Seniors discuss ideal place to grow old in

SINGAPORE -Some 60 seniors met to discuss their common concerns as part of the ongoing Singapore Conversation.

They found that despite having similar backgrounds, they held diverse views on the ideal place to grow old in.

They talked about the current ageing-in-place policy, where seniors remain in the community in their own homes.

Financial consultant Albert Lim, 67, suggested that space be set aside for retirement villages in non-central areas such as Woodlands.

"This would provide cheaper housing for the elderly, as there will be economies of scale in building retirement villages and the land value in these non-central areas is lower," he said.

But retired university lecturer Avadhani Popuri Nageswara, 79, felt that might isolate the elderly.

He suggested instead that the Government build a "niche" retirement community within each housing estate. "This would help integrate seniors better with the community at large," he argued.

The dialogue was organised by RSVP Singapore, an organisation of senior volunteers, at its headquarters in Junction 8 shopping centre.

The event was billed as part of the ongoing government consultation exercise on Singapore's future. Education Minister Heng Swee Keat, who heads the Our Singapore Conversation (OSC) committee, was the guest of honour.

Most of the attendees were retired professionals, including doctors, civil servants and teachers.

Speaking to reporters later, Mr Heng noted that the Housing Board's studio apartments, located in some housing estates, are a type of retirement village.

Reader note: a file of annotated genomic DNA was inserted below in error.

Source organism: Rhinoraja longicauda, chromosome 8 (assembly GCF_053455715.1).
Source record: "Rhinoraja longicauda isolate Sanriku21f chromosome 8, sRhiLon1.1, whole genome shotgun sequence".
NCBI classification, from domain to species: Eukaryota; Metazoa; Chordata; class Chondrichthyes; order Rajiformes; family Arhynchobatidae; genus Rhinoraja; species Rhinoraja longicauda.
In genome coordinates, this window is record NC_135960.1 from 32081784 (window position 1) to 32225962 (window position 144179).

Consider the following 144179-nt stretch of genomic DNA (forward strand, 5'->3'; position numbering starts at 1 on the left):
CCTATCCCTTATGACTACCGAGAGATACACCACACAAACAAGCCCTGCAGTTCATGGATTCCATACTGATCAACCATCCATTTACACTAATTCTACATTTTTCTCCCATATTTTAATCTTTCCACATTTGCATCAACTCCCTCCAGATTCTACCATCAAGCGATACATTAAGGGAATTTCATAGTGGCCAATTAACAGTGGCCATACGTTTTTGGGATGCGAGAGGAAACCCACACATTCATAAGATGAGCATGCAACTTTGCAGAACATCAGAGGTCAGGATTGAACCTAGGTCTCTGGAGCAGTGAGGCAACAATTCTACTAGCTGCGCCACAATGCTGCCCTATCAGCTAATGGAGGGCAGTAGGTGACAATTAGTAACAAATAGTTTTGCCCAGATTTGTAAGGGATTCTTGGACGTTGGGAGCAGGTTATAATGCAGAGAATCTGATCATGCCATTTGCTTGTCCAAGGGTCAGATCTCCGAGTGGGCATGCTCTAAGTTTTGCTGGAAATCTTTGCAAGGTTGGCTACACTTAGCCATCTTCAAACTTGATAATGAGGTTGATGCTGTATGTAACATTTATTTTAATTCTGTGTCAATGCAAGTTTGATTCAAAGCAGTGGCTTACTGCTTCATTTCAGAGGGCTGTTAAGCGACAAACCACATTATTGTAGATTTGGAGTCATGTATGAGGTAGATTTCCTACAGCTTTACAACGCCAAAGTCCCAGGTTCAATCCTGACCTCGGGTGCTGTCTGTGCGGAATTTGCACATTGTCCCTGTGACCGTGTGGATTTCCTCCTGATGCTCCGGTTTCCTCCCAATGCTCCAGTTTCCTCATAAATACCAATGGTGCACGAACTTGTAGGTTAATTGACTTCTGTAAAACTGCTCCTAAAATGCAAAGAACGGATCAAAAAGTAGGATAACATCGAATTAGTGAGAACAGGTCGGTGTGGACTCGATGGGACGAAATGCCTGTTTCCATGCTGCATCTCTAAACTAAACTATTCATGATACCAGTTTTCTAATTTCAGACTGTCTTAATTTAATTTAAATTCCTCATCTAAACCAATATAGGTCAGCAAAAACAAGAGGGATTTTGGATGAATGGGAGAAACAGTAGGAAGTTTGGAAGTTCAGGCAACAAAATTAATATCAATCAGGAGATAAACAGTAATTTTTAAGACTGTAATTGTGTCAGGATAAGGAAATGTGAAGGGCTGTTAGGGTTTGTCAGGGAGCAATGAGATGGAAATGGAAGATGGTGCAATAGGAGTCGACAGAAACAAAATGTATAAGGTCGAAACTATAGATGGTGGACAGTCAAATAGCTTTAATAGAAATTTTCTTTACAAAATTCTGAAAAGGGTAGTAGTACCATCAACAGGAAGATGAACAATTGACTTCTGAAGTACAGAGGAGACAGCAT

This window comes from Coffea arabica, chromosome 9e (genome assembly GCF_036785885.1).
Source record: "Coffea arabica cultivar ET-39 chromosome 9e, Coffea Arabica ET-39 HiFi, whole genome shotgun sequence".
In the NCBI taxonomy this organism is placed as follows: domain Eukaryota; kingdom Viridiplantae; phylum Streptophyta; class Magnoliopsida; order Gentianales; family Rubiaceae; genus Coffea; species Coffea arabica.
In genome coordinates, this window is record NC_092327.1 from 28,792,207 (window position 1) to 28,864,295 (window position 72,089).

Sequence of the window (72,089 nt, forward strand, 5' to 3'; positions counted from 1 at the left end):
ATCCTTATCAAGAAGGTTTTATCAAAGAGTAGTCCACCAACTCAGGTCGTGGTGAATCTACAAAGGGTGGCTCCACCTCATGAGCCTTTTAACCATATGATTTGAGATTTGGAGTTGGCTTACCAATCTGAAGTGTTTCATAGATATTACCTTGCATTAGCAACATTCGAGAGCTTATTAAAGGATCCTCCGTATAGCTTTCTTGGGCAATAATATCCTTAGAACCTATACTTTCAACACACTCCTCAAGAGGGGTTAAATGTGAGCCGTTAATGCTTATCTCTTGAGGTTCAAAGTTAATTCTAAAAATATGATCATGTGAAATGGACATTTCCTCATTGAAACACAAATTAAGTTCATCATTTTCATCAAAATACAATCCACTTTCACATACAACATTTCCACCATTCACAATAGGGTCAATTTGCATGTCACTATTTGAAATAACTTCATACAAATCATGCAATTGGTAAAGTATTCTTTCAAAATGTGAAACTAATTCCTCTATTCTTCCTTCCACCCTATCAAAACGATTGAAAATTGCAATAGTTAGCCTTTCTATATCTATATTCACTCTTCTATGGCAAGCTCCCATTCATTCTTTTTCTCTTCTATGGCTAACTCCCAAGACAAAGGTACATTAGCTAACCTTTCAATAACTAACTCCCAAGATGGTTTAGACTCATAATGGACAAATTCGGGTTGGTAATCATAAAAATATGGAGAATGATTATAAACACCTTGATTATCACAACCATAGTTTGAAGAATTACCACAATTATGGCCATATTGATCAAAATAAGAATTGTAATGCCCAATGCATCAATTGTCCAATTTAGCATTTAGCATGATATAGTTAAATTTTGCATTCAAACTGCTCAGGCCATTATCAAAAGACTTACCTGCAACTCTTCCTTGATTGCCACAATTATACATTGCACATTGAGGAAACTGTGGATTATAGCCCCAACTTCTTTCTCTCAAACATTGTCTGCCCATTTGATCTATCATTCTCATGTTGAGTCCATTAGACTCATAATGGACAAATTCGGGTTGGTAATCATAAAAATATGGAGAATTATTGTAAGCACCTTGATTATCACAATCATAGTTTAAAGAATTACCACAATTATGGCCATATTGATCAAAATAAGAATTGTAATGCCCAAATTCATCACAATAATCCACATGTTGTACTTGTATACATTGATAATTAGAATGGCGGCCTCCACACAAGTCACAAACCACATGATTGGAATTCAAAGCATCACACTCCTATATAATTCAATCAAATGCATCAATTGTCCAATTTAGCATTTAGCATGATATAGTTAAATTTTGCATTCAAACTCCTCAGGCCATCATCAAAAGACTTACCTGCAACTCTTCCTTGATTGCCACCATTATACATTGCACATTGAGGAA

"The studio apartments allow the elderly to unlock the value of their existing flats and to live together with other seniors," he said.

The question, he said, is how the Government could enhance that and provide more elder-friendly facilities and activities for the senior residents.

Other issues raised included the need to inculcate right values in younger Singaporeans, age discrimination in the workplace, health care for seniors, features to enhance barrier-free access in housing estates and more government help for voluntary welfare organisations that help seniors.

In response, Mr Heng said the needs of the elderly in future would be different from those of today.

"In 20 years' time, the elderly at that point will be different. In terms of composition, I think there will be many more who are better educated, who have good jobs and so on, and we shouldn't be looking at the elderly like the way we look at the elderly (now)," he said.

Mr Heng also said an update on the OSC may be given next week.

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